Thanks to the emergence of the Internet and its networked culture, a whole lot about our needs - both as consumers and as workers–has been put into perspective. Success has a variety of definitions and dimensions, and many of them are changing.
For instance, the most respected kids in the culture of computer games are not the ones who play the best; they're the ones who program the best. For they, even more than Nintendo champions, give the rest the players something to talk about, something to play with, and something through which they can connect with others. The driving force behind all of the authorship and creative energy of the networked age is the need to create what I’ve come to call social currency.
Networks are great, but until we can move through them ourselves, we’ll need proxies in the form of ideas, images, words, and other constructs that can be exchanged through our wires and screens. Even in the real, physical world, our engagements with one another are almost always predicated on something else. A party starts with a few good jokes to break the ice. "Invite Sam," we remind ourselves, "he tells good jokes."
Observe yourself the next time you’re listening to a joke. You may start by listening to the joke for the humor - because you really want the belly laugh at the end. But chances are, a few sentences in, you will find yourself not only listening, but attempting to remember its whole sequence. You’ll do this tentatively at first, until you’ve decided whether or not it's really a good joke. And if it is, you'll commit the entire thing to memory - maybe even with a personalized variation, or a mental note to yourself to fix that racist part. This is because the joke is a gift - it's a form of social currency that you’ll be able to take with you to the next party.
So is the great majority of the media we watch and even the products we buy. HBO understood this well enough to base an entire season’s advertising campaign on the "water cooler" effect. In a series of fake ads, the water cooler industry thanks HBO for giving workers something to talk about the next day at the water cooler. The message of these ads was clear: watch these shows to gain social currency.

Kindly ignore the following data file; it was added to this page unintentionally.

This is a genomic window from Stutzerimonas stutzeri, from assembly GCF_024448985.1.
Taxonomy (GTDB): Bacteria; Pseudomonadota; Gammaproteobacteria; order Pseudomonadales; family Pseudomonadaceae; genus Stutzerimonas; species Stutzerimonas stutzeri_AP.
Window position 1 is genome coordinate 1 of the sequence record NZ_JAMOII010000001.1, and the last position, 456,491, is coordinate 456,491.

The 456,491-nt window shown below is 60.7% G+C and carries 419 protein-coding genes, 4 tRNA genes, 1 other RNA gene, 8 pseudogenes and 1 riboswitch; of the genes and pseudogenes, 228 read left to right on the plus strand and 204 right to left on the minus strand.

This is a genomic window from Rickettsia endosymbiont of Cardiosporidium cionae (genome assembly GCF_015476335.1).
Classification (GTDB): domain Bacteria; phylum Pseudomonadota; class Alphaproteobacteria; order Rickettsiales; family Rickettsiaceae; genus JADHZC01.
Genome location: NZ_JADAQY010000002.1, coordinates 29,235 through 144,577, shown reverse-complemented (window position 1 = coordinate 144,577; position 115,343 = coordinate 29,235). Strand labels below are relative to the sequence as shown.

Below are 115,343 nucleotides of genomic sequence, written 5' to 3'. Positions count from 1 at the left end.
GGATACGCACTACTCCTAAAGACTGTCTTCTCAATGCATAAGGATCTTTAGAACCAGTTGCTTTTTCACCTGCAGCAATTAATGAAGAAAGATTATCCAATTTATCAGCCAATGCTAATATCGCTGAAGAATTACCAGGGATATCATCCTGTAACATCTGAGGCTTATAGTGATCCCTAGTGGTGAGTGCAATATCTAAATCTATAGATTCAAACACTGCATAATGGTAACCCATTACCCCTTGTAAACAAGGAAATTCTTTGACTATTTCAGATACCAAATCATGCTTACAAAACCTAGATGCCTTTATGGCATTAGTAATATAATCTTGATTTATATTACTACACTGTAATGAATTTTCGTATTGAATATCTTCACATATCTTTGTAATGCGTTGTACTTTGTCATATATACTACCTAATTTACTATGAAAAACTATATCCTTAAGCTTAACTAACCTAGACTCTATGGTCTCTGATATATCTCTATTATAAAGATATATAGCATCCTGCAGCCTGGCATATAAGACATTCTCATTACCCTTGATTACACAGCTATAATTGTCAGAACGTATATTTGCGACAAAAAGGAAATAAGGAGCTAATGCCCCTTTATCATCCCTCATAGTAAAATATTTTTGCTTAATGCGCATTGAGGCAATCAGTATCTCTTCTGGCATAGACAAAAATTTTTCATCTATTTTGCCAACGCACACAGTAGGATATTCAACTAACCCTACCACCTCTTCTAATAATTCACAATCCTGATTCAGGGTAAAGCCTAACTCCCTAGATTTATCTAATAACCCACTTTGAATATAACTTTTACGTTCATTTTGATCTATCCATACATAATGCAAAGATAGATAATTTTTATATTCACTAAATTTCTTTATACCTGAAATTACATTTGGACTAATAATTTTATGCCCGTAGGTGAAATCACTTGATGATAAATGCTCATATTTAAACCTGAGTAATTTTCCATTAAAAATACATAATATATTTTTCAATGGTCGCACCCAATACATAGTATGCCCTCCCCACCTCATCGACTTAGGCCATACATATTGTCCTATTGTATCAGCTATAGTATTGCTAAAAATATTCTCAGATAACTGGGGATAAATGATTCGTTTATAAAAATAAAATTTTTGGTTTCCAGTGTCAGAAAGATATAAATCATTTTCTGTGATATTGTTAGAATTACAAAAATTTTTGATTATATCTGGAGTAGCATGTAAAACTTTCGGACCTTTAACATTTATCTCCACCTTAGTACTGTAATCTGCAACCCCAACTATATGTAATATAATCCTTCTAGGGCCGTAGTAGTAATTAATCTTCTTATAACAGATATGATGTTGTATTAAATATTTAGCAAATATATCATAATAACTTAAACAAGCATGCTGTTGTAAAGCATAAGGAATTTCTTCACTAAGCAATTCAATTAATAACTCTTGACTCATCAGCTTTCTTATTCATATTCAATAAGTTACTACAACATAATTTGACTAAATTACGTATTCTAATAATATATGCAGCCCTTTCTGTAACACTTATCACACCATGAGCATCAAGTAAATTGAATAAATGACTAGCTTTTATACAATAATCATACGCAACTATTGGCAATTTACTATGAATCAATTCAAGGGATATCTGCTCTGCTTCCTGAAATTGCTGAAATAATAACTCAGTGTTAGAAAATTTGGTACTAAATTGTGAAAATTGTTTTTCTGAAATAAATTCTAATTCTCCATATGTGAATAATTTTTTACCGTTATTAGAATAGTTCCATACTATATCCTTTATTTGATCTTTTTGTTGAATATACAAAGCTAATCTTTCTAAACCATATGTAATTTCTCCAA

The Cobham catalog, exposed by The Intercept, features countless pages of surveillance gadgets sold to U.S. police to spy on American citizens: tiny black boxes with a big interest in you. In the creepily bland feature lists and nerdy product names is a whisper of a dark future; perhaps darker than anyone can imagine.
This image depicts the most commonly-found stylesheet colors on the web’s top sites—Paul Hebert did an amazing amount of analysis and this is just one of the intriguing visualizations he came up with. Most of these are obvious staples, especially HTML red and blue, though it’s interesting how far the blue “cluster” is from the […]
With the cacophony of an election year ablaze with unparalleled drama being fought on the front lines of Twitter, we find ourselves slowing down and staring at it like a bad accident. The need for escapist relief is perhaps more dire than usual right now. This fall, if it’s drama you crave, but the Hillary […]
From self-driving cars to stock market predicting software to the recommendations you get on Amazon and Netflix, machine learning is at the core of modern technology. You could find yourself building technology that is literally changing the world with the skills you’ll learn in The Complete Machine Learning Bundle. This bundle of 10 courses includes 406 lessons that will teach […]
This Python Mega Course will help you learn to code by teaching you to build 10 real-world apps that each highlight a unique use of Python.Job prospects for coders are still growing steadily—and with Python being one of the most popular coding languages out there today, it’s important for job seekers to demonstrate a widespread understanding of the […]
The Atmos R2 may be bigger than the brand’s previously-released vapes, but we argue that in this case it’s definitely a good thing. A bigger heating chamber means more room for packing it full. And the bigger battery means longer, more fulfilling vape sessions. In fact, you can use the Atmos R2 for up to about 25 […]